Herman Melville American Literature Analysis
Melville died in 1891, a forgotten author. His death came almost forty years after he had stopped publishing fiction and more than thirty years before the discovery of the manuscript of Billy Budd and its posthumous publication began the revival of the author’s literary reputation. By the middle of the twentieth century, the significance of his work was recognized, and his novel Moby Dick was viewed as one of America’s literary masterpieces. Although Melville’s poetry has received increasingly favorable attention, his literary reputation is firmly based on the remarkable series of novels and stories that he created over eleven years during the 1840’s and 1850’s. Although his fiction is varied, written in different genres, for different purposes, and with differing degrees of success, Melville’s work is unified by themes and techniques that allow readers to trace the remarkable development of his literary skills during this brief period.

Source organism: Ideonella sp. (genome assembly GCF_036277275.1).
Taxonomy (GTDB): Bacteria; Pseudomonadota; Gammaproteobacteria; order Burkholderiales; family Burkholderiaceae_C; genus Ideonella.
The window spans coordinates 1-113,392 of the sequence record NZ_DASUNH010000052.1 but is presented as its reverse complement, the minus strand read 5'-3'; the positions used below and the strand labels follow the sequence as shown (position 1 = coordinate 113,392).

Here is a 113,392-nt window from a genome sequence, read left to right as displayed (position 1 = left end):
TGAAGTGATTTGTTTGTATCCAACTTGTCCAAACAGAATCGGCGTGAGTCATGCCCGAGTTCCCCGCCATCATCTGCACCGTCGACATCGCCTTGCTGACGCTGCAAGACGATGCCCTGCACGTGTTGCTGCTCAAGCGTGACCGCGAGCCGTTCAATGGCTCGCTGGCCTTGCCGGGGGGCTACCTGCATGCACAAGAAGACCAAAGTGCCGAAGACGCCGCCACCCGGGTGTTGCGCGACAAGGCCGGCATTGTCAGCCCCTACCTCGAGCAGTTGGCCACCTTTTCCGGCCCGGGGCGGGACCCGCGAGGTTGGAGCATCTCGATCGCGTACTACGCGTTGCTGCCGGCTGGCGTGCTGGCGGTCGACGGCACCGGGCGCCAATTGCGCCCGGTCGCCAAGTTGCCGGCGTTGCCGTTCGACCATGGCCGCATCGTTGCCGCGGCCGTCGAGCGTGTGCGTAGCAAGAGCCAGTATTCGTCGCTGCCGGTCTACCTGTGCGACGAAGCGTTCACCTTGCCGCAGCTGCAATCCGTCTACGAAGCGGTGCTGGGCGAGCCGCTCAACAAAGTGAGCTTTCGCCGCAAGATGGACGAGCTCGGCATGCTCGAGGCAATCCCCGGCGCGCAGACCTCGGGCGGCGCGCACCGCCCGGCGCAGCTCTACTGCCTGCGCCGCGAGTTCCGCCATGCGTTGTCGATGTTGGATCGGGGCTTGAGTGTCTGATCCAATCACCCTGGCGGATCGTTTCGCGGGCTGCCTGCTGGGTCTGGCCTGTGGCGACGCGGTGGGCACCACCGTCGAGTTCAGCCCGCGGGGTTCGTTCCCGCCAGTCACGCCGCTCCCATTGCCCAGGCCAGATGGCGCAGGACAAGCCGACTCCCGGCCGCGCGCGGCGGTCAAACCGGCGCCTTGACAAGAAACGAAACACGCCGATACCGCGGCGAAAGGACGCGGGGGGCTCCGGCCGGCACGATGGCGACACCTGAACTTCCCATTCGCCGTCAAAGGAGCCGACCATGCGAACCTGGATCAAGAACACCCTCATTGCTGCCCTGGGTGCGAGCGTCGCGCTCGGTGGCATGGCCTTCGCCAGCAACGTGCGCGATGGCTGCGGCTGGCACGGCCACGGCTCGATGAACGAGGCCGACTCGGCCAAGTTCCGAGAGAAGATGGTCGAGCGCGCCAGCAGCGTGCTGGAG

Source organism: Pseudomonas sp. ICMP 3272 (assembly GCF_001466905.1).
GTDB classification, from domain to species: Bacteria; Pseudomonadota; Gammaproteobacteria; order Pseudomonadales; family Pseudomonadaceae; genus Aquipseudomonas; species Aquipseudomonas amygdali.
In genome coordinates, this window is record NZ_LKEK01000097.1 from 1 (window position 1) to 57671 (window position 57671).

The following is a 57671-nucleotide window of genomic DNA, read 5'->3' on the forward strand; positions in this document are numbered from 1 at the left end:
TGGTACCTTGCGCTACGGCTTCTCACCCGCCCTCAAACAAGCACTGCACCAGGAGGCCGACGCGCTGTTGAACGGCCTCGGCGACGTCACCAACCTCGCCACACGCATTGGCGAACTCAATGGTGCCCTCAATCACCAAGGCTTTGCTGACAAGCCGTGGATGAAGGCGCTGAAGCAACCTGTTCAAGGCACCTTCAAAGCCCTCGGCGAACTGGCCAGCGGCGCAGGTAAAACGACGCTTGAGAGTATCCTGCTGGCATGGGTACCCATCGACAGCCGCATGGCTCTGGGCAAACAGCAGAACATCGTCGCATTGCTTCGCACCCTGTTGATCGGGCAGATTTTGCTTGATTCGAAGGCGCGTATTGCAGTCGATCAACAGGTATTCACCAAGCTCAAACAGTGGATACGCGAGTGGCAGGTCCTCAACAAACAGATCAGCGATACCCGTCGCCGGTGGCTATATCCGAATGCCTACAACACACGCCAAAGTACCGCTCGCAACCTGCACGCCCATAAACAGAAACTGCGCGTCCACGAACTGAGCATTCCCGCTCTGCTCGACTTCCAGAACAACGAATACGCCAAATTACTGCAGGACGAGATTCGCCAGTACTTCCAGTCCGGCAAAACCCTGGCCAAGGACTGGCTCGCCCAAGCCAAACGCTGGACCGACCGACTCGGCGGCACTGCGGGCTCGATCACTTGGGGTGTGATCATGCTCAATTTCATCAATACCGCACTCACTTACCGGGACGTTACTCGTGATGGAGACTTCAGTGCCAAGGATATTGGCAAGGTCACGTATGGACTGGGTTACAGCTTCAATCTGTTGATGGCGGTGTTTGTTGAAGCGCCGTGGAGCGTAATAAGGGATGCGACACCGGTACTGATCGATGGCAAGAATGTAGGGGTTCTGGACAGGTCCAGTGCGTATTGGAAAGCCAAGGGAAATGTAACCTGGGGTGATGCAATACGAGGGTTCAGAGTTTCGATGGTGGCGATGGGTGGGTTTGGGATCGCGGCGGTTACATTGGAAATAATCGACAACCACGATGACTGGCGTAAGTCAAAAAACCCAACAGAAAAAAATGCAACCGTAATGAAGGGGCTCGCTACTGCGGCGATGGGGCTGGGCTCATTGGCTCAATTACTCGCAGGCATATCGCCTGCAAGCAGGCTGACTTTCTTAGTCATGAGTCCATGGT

Using the term “theme” in its broadest sense, all Melville’s major themes spring from his lifelong concern with the question of authority. His treatment of this subject would be less interesting if he had been a polemicist arguing from a set viewpoint. Instead, Melville explored ideas and was often driven between opposing viewpoints. One of his favorite transitional words was “nevertheless,” an indication of the contrariness of his thinking. Because Melville was open and sympathetic...
(The entire section is 5944 words.)
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